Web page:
Patanjali, Man or Myth?
Yoga’s roots, some say, stretch back thousands of years to
river valleys of Northern India. Yoga as we practice it today bears little
resemblance to that ancient knowledge. There is, however, a thread connecting
the old and new, traced by a scholar named Patanjali roughly 2,000 years ago.
Ashtanga yogis invoke Sage
Patanjali in their opening mantra, but no matter which yoga family we
belong to, we are all heirs of Patanjali.
Often referred to as the father of
Classical Yoga, Patanjali distilled centuries of philosophies and practices
into the Yoga Sutras, a collection of 196 brief aphorisms. The sutras (root of
the English “suture”) offer a step-by-step guide for personal transformation
that has inspired dozens of translations and commentaries, including versions
by influential modern yogis, B.K.S.
Satchitananda, and T.K.V.
Desikachar, and others.
While based on an understanding of the universe that came
Samkhya philosophy, the Yoga Sutras also contain elements of Vedanta
(self-inquiry), the school of yoga introduced to the U.S. in the late 1800s by Swami Vivekananda.
The eight-limbed path of transformation that Patanjali outlined in the sutras
is usually referred to as Raja
Yoga, the royal path, though the sutras are also considered a foundation
for the Hatha
and Kriya yoga traditions. Patanjali’s Yoga Sutras share concepts with Buddhism as well.
A rich source of inspiration for two millennia, the sutras
have influenced many philosophies and cultures, including our own. Some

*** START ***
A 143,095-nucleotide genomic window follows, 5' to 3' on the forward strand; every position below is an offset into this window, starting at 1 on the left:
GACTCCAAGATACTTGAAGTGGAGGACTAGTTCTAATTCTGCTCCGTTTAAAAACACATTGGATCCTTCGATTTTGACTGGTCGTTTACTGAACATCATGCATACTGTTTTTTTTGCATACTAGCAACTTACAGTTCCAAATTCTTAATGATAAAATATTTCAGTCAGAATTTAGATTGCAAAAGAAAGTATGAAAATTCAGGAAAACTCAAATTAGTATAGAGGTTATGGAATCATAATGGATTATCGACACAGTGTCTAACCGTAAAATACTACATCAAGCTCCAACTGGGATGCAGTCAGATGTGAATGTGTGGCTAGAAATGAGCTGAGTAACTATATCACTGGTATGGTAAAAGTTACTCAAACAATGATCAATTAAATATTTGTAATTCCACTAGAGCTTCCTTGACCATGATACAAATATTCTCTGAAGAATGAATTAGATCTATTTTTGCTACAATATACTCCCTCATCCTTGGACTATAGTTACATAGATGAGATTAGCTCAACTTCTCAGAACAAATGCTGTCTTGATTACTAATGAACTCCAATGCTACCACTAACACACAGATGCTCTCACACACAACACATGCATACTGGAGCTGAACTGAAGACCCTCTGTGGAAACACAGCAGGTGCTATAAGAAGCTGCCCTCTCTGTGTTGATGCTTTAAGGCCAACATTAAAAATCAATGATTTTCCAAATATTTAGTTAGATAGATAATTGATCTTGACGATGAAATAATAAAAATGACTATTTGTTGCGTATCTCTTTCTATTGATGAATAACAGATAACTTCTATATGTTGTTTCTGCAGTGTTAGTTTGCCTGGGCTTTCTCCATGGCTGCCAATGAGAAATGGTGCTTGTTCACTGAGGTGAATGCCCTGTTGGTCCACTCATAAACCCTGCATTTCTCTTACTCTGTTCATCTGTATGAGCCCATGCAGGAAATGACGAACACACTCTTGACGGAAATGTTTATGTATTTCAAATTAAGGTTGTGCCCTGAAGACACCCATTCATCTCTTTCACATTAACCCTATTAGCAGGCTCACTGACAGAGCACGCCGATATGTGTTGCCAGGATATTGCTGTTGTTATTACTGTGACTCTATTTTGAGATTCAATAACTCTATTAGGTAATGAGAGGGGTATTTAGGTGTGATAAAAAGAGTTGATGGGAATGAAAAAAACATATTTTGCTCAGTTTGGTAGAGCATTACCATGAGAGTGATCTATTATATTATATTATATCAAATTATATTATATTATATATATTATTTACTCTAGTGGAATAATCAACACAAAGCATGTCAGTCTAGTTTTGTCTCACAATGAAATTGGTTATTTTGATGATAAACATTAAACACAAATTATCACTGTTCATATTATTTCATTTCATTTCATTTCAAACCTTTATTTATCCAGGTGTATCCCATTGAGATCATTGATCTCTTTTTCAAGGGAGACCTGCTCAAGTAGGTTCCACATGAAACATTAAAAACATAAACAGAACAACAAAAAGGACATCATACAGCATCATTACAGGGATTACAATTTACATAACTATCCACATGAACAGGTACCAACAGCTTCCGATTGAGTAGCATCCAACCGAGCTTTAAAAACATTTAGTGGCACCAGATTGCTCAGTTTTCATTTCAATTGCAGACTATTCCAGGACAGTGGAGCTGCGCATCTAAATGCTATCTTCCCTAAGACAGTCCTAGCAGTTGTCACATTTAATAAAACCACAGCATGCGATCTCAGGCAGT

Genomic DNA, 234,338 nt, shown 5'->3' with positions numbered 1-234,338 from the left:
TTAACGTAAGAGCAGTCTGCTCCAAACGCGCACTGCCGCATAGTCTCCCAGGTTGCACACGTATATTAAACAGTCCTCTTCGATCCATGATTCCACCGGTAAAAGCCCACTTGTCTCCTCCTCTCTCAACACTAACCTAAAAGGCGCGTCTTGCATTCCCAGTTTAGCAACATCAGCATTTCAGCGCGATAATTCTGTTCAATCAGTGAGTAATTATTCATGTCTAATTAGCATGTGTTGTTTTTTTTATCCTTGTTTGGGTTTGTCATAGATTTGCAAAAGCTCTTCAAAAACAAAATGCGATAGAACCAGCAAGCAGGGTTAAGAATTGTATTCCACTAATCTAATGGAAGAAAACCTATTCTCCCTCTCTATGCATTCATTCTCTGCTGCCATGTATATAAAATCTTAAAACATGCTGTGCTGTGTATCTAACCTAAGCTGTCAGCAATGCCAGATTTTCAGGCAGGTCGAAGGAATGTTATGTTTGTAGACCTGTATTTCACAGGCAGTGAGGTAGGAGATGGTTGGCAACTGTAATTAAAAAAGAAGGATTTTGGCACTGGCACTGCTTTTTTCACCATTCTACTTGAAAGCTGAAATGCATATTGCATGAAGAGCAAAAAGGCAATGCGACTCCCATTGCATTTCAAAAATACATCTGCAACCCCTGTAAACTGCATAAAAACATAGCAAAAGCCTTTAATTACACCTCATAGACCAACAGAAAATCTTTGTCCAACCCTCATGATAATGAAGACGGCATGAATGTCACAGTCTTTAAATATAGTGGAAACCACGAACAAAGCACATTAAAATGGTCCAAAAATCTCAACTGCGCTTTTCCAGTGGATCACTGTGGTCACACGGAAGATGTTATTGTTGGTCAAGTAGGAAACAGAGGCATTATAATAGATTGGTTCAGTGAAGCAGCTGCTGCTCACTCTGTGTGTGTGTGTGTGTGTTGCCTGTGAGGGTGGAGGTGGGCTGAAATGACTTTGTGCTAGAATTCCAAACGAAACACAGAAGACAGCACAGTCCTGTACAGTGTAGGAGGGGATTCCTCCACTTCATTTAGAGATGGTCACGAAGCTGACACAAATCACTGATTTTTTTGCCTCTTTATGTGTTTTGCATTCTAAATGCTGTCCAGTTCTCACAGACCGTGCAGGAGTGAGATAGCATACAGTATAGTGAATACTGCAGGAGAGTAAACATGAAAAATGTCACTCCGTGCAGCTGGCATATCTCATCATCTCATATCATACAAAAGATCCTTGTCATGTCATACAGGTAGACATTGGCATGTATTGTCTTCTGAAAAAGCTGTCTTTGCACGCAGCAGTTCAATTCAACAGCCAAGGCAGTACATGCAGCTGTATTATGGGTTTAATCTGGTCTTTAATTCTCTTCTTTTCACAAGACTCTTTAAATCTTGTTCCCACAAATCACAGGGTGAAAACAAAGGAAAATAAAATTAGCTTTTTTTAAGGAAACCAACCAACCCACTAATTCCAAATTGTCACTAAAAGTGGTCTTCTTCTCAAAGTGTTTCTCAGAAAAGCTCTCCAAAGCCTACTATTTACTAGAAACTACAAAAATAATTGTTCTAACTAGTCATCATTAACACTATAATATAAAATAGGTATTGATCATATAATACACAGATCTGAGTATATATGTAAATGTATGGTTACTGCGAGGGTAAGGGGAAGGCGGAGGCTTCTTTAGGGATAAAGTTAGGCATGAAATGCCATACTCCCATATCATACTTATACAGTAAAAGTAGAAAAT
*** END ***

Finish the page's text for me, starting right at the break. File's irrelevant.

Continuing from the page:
historians say that Sage
Patanjali, who lived and taught sometime between 400 B.C. and A.D. 200,
also wrote treatises on grammar and medicine and that he became the patron
saint of classical dance. Others point out that Patanjali is a fairly common
name, and that various individuals named Patanjali may have made these diverse
contributions to Indian culture. That’s the factual version, or to paraphrase
Yann Martel’s The Life of Pi, the dry
and yeastless story.
But the image of Patanjali familiar to contemporary
practitioners is the one that graces many yoga studios: a
half-human, half-serpent figure, his lower body coiled three and a half times
(symbolic of Kundalini), his head protected by multi-hooded cobras. Some say
Patanjali was an avatar (incarnation) of Vishnu’s serpent, who so longed
to teach yoga on earth that he fell (pat)
onto the palm of a woman whose hands were lifted in prayer or offering (anjali).
So, as Pi asked, which makes the better story? How do
Patanjali and his Yoga Sutras inspire your yoga practice?